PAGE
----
Deadly diseases overlooked for too long, scientists say

Posted: 06 Jun 2014 06:17 AM PDT

Decades of neglect have allowed infectious diseases to devastate the lives of thousands of people in the developing world, a study reveals. Researchers say three diseases in particular -- anthrax, brucellosis and bovine tuberculosis -- have failed to receive the official recognition and funding needed to combat them effectively.

Saving trees in tropics could cut emissions by one-fifth, study shows

Posted: 06 Jun 2014 06:16 AM PDT

Reducing deforestation in the tropics would significantly cut the amount of carbon dioxide emitted into the atmosphere -- by as much as one-fifth -- research shows. In the first study of its kind, scientists have calculated the amount of carbon absorbed by the world's tropical forests and the amounts of greenhouse gas emissions created by loss of trees, as a result of human activity.

Thermal monitoring of volcanic activity from space

Posted: 06 Jun 2014 06:15 AM PDT

Data from the Meteosat satellite 36,000 km from Earth, has been used to measure the temperature of lava at the Nyiragongo lava lake in the Democratic Republic of Congo. An international team compared data from the Spinning Enhanced Visible and InfraRed Imager (SEVIRI) on board Meteosat with data collected at the lava lake with thermal cameras. Researchers say the technique could be used to help monitor volcanoes in remote places all over the world, and may help with the difficult task of anticipating eruptions.

Breakthrough study solves plant sex mystery: Genetic hierarchy in plant sperm cell formation undressed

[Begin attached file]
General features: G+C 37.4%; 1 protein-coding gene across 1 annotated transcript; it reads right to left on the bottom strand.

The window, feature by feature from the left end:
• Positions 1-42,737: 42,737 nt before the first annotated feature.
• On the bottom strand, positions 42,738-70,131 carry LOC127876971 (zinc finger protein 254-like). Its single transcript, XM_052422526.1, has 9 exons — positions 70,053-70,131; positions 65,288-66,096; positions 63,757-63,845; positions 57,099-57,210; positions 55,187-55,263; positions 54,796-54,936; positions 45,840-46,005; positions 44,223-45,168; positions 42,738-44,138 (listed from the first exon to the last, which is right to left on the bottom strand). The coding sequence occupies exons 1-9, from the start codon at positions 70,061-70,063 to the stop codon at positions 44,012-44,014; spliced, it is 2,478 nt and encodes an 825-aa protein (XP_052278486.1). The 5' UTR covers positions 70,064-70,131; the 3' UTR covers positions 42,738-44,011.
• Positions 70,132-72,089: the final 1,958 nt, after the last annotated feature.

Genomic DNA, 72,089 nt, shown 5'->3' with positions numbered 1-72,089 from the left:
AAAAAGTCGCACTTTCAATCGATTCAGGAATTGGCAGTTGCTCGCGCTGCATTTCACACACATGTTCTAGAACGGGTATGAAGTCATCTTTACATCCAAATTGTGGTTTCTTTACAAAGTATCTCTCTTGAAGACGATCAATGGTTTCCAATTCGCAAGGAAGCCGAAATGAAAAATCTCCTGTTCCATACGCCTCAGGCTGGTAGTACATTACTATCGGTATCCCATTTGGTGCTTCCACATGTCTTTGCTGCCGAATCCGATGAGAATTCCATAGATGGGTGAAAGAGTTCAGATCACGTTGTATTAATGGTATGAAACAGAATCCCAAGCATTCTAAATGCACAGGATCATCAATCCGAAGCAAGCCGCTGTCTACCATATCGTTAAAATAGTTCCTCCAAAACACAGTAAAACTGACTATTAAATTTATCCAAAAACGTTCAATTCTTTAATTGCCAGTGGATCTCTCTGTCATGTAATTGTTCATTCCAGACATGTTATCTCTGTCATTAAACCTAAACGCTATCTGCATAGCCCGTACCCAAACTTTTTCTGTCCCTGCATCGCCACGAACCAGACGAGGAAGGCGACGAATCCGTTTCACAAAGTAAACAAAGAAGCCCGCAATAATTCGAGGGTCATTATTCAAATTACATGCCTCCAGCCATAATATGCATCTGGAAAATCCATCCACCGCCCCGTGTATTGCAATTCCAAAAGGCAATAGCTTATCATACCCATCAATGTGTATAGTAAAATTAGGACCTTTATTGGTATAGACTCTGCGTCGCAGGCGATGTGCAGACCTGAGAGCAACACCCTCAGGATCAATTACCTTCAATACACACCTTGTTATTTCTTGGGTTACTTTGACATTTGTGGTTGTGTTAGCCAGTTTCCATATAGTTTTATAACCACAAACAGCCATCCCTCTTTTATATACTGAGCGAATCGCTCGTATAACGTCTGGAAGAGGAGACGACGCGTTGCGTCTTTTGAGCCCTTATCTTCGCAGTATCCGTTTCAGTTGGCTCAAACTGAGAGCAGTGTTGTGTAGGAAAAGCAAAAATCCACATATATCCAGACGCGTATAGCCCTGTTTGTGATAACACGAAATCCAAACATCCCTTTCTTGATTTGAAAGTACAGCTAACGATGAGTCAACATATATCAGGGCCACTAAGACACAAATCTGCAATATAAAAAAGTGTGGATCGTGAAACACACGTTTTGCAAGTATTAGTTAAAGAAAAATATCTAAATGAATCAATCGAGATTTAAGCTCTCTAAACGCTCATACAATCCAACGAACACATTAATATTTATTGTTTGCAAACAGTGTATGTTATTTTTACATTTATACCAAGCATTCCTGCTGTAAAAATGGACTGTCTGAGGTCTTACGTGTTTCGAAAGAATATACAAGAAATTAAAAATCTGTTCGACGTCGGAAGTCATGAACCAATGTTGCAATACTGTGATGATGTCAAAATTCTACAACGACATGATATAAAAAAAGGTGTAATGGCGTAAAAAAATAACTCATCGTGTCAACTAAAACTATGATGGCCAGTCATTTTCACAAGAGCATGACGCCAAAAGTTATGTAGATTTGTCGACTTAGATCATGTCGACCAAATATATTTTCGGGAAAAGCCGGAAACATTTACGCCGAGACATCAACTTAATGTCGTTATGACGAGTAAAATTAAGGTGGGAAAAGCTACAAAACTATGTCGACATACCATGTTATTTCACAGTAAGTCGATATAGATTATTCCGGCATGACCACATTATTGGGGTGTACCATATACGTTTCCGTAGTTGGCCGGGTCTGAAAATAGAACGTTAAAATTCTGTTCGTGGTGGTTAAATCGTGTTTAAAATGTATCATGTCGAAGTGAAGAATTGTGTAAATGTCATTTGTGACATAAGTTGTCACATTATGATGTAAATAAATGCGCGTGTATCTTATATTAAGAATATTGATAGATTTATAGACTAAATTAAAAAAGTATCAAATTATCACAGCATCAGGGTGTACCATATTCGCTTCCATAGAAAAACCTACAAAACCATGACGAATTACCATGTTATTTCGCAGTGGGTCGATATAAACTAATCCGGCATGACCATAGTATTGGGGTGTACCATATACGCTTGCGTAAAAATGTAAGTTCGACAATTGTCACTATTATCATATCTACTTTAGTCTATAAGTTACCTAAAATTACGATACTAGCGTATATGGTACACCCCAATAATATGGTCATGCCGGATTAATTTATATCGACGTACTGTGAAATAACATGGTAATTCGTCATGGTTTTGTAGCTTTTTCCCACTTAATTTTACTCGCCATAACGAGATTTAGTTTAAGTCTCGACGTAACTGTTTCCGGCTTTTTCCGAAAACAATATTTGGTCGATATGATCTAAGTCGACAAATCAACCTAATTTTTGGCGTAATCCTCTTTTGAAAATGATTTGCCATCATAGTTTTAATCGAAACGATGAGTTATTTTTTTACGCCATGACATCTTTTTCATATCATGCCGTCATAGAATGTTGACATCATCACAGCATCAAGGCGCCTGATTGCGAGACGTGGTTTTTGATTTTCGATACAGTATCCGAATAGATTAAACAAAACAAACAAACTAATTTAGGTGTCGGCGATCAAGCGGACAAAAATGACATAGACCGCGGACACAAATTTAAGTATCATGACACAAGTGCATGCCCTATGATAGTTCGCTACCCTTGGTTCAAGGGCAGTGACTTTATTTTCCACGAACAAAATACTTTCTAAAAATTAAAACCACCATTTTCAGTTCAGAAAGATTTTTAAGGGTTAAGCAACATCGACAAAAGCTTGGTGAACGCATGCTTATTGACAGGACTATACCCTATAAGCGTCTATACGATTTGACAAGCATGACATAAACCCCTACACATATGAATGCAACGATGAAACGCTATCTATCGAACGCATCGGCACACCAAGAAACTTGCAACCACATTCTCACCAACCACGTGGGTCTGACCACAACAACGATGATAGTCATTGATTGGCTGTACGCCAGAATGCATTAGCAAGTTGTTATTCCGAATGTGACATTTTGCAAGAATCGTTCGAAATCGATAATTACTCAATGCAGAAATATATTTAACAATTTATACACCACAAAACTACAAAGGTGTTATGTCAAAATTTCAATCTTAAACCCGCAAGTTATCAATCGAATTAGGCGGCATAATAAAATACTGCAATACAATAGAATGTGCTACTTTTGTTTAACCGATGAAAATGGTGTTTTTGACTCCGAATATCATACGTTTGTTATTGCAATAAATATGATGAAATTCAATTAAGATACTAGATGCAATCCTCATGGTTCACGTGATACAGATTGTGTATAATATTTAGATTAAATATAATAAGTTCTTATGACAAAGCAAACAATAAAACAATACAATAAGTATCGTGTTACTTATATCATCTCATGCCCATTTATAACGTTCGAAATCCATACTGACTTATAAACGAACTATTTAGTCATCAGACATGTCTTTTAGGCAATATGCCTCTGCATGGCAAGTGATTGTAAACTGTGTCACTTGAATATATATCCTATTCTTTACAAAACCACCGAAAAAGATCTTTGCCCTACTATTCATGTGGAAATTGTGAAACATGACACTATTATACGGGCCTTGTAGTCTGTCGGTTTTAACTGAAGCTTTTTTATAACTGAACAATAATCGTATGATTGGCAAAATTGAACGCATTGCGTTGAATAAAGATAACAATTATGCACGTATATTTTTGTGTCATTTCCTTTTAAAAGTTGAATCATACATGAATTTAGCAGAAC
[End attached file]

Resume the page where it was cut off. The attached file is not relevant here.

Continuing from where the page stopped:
Posted: 06 Jun 2014 06:15 AM PDT

A team of biologists has solved a mystery surrounding how plants have sex. The researchers have discovered a pair of proteins made by flowering plants that are vital for the production of the sperm present within each pollen grain. Scientists already knew that flowering plants, in contrast to animals, require not one, but two sperm cells for successful fertilization: one to join with the egg cell to produce the embryo and one to join with a second cell to produce the nutrient-rich endosperm inside the seed.

New insights into biomass breakdown provided by scientists

Posted: 06 Jun 2014 06:15 AM PDT

How a recently discovered family of enzymes can degrade hard-to-digest biomass into its constituent sugars has been the focus of new study. The enzymes -- lytic polysaccharide monooxygenases (LPMOs) -- are secreted by both fungi and bacteria and have the ability to 'chip away' at cellulose and other intractable materials. This allows cellulosic materials such as plant stems, wood chips and cardboard waste, as well as other tricky polysaccharides such as insect/crustacean shells, to be broken down.